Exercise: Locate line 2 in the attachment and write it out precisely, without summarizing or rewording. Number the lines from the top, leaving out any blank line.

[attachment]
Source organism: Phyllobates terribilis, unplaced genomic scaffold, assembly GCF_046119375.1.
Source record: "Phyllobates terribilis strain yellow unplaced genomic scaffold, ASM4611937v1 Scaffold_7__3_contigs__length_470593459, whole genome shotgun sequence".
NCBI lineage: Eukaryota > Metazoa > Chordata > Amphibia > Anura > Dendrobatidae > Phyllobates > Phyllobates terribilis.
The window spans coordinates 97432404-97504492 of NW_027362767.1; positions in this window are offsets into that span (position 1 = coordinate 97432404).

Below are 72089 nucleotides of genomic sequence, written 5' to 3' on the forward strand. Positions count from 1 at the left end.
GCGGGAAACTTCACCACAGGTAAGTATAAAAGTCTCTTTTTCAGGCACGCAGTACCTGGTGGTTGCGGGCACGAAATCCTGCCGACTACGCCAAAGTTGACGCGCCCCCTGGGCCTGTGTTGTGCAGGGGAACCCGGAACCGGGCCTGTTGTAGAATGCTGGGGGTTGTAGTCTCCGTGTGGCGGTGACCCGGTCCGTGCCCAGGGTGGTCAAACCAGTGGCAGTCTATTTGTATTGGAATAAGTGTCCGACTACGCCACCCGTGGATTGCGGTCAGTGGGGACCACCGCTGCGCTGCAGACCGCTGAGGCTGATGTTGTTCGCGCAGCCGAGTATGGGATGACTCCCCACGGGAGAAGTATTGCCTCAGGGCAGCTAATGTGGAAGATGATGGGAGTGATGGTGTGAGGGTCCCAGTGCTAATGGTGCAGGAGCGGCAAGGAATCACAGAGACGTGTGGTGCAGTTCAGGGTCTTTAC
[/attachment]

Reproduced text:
Source record: "Phyllobates terribilis strain yellow unplaced genomic scaffold, ASM4611937v1 Scaffold_7__3_contigs__length_470593459, whole genome shotgun sequence".